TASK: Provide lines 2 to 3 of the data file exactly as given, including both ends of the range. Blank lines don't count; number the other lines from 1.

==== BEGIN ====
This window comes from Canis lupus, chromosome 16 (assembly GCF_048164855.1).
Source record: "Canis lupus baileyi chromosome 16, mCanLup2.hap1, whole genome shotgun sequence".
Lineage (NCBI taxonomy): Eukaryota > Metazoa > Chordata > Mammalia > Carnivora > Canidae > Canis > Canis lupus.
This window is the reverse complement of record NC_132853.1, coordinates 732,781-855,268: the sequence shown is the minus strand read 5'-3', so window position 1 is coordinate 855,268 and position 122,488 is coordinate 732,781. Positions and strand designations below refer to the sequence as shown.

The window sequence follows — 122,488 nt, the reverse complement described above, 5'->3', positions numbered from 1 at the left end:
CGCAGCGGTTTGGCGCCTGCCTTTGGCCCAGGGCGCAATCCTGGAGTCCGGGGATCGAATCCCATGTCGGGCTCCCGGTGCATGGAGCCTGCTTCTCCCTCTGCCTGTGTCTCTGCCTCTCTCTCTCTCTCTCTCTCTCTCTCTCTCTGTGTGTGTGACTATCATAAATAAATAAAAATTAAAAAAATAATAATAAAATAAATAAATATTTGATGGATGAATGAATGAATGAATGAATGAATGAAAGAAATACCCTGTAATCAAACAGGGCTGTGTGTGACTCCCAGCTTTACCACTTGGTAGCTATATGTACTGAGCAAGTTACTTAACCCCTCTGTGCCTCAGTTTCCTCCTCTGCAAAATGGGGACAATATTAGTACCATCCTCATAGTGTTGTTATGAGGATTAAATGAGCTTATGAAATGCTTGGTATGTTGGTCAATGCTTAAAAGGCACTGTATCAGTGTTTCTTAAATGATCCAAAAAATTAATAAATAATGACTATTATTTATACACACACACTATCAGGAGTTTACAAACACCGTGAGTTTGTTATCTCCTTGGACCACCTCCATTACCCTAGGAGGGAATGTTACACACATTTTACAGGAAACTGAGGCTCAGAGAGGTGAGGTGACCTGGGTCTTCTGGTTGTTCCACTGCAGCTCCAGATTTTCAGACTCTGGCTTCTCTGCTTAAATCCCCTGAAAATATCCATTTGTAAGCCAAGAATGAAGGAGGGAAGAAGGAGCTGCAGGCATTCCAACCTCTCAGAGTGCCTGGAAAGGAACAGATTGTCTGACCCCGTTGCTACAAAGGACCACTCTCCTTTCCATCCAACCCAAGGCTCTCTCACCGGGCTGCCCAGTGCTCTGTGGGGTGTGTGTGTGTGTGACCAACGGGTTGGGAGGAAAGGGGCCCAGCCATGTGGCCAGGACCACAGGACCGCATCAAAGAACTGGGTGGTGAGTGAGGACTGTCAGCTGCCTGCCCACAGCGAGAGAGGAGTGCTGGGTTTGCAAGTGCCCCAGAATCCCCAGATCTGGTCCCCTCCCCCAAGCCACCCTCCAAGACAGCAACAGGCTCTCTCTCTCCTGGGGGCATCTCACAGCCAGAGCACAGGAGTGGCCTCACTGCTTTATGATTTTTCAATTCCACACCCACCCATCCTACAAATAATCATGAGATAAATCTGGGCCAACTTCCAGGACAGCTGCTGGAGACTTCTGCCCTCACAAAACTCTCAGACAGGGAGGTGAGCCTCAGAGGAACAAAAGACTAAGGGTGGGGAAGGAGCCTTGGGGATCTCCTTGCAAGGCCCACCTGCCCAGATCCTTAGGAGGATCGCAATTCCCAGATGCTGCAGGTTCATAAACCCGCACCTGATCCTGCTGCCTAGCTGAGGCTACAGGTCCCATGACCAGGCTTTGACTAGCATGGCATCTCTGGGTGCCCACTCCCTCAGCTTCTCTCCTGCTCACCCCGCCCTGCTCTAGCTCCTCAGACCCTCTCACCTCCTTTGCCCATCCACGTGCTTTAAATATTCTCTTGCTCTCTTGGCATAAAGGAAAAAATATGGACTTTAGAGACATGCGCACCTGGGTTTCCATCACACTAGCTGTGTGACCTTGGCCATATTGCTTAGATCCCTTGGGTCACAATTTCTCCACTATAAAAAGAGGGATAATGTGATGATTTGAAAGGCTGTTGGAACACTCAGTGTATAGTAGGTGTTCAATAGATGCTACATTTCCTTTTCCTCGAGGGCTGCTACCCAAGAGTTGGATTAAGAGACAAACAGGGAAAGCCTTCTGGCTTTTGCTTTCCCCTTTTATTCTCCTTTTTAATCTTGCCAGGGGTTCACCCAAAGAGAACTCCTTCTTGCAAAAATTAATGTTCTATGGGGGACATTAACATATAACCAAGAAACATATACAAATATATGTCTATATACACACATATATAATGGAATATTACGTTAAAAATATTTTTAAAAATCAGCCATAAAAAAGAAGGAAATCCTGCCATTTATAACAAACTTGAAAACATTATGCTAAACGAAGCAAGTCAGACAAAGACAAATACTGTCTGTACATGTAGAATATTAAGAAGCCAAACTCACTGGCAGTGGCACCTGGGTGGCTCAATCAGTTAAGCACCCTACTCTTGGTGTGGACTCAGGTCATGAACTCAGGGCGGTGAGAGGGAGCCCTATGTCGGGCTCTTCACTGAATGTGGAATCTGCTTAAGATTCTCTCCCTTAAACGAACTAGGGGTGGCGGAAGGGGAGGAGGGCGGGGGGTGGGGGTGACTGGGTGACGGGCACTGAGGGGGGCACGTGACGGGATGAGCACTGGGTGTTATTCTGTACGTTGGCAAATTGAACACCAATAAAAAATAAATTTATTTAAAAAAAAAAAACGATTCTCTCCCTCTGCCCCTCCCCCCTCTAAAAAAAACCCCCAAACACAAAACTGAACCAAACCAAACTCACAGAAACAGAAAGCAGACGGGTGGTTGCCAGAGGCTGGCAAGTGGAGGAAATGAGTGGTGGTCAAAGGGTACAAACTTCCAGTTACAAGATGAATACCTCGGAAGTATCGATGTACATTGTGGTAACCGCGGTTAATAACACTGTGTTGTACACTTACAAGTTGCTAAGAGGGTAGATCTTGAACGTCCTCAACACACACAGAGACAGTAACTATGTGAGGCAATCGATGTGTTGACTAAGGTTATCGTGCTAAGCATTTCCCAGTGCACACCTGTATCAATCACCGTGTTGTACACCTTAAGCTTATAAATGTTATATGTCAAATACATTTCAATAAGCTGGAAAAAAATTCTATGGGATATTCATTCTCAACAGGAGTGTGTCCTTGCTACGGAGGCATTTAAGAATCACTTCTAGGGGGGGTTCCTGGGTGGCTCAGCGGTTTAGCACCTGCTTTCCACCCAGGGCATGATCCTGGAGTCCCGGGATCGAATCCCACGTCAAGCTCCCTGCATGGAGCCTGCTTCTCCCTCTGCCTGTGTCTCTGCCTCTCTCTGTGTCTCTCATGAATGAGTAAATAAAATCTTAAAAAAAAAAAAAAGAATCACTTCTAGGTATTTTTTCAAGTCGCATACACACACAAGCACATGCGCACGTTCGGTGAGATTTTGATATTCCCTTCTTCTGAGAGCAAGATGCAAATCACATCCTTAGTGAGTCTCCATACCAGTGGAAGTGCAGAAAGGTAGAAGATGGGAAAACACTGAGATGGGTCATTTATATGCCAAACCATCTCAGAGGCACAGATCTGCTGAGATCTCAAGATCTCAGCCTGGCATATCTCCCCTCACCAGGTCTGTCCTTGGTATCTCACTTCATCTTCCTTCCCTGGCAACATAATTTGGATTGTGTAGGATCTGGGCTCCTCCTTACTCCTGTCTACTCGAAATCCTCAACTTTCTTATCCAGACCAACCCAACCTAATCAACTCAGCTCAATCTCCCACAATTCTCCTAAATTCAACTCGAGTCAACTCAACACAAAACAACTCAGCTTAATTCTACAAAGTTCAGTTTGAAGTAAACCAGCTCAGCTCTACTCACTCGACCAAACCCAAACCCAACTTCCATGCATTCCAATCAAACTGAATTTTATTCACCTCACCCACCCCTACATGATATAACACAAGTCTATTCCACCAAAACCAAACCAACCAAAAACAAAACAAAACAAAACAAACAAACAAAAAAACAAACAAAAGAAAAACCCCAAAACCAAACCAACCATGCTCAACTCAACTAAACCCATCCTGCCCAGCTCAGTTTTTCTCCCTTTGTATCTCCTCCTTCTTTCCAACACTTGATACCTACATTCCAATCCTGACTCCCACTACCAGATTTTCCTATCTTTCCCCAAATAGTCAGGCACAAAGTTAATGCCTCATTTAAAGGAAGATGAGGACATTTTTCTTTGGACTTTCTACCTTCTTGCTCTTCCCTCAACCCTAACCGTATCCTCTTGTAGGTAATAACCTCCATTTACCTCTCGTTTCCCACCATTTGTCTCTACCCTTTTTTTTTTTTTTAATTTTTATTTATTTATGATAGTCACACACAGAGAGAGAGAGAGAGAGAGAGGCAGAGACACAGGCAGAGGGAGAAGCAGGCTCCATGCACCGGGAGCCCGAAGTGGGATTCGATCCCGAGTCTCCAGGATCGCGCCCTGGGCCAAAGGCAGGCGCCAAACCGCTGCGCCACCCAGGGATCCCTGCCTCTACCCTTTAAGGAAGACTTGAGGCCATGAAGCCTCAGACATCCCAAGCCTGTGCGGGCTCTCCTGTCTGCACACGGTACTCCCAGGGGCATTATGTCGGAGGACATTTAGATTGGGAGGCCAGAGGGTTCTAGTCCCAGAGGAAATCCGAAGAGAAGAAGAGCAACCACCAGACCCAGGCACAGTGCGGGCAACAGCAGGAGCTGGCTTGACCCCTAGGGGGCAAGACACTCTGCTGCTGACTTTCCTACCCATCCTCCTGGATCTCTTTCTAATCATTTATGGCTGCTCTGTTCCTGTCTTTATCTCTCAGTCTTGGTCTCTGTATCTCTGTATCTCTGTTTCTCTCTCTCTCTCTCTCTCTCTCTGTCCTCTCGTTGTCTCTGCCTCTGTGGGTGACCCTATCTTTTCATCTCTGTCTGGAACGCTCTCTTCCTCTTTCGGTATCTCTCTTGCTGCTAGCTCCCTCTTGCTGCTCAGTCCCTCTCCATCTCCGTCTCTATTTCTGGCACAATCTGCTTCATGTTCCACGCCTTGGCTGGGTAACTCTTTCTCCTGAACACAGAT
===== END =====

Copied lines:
Source record: "Canis lupus baileyi chromosome 16, mCanLup2.hap1, whole genome shotgun sequence".
Lineage (NCBI taxonomy): Eukaryota > Metazoa > Chordata > Mammalia > Carnivora > Canidae > Canis > Canis lupus.